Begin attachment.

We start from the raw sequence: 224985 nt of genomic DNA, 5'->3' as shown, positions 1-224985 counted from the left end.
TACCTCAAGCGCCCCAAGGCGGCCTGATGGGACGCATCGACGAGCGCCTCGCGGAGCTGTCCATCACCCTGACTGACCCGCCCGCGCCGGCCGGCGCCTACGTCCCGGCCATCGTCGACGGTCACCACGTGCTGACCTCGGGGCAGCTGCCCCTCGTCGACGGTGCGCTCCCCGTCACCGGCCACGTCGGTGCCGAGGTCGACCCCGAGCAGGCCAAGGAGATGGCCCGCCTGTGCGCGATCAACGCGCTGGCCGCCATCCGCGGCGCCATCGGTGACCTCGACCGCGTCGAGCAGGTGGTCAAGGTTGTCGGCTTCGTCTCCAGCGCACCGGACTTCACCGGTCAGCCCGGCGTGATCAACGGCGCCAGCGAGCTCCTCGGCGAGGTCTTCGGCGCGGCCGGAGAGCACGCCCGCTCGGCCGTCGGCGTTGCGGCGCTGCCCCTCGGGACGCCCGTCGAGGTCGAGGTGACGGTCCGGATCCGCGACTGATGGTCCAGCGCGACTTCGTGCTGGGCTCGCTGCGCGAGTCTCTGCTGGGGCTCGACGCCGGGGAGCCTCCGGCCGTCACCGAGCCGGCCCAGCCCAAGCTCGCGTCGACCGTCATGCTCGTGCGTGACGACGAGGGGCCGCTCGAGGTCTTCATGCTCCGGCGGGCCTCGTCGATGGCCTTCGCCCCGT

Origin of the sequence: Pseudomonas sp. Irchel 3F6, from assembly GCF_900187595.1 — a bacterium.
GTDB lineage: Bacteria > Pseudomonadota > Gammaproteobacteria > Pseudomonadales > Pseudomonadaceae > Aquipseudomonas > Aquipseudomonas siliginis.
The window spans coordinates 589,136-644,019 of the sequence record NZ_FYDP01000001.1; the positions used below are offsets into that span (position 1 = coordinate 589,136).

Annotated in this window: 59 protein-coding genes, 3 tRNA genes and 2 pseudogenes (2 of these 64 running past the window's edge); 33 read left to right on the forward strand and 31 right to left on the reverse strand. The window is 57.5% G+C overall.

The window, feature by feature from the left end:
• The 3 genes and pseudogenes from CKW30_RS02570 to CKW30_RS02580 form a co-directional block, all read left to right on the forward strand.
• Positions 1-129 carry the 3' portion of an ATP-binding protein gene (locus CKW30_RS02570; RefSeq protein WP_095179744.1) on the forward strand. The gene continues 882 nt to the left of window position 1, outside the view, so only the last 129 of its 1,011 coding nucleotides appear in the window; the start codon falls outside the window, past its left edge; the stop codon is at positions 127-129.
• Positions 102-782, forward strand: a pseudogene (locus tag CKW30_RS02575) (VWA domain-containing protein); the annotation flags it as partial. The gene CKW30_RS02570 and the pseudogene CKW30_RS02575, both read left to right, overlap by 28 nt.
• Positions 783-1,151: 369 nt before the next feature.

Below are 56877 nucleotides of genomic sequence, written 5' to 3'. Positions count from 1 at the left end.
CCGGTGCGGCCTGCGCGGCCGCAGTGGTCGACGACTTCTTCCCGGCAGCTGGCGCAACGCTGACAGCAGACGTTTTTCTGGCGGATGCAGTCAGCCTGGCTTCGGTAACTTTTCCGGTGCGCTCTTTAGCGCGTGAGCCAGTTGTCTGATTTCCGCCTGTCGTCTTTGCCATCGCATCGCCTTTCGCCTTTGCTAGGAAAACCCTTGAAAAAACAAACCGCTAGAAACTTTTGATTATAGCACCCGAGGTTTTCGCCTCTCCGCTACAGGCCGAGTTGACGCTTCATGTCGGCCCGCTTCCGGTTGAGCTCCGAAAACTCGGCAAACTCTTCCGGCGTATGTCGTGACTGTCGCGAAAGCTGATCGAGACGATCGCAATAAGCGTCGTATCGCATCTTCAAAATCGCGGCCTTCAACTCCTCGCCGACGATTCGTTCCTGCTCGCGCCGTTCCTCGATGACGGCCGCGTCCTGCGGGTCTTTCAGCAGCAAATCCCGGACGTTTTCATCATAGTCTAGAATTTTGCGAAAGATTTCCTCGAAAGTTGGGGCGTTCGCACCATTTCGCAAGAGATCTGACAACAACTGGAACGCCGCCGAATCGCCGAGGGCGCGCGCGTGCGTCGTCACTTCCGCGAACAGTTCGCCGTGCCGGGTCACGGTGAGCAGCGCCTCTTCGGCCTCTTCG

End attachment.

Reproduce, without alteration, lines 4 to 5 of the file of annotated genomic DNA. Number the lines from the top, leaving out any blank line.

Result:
GTDB lineage: Bacteria > Pseudomonadota > Gammaproteobacteria > Pseudomonadales > Pseudomonadaceae > Aquipseudomonas > Aquipseudomonas siliginis.
The window spans coordinates 589,136-644,019 of the sequence record NZ_FYDP01000001.1; the positions used below are offsets into that span (position 1 = coordinate 589,136).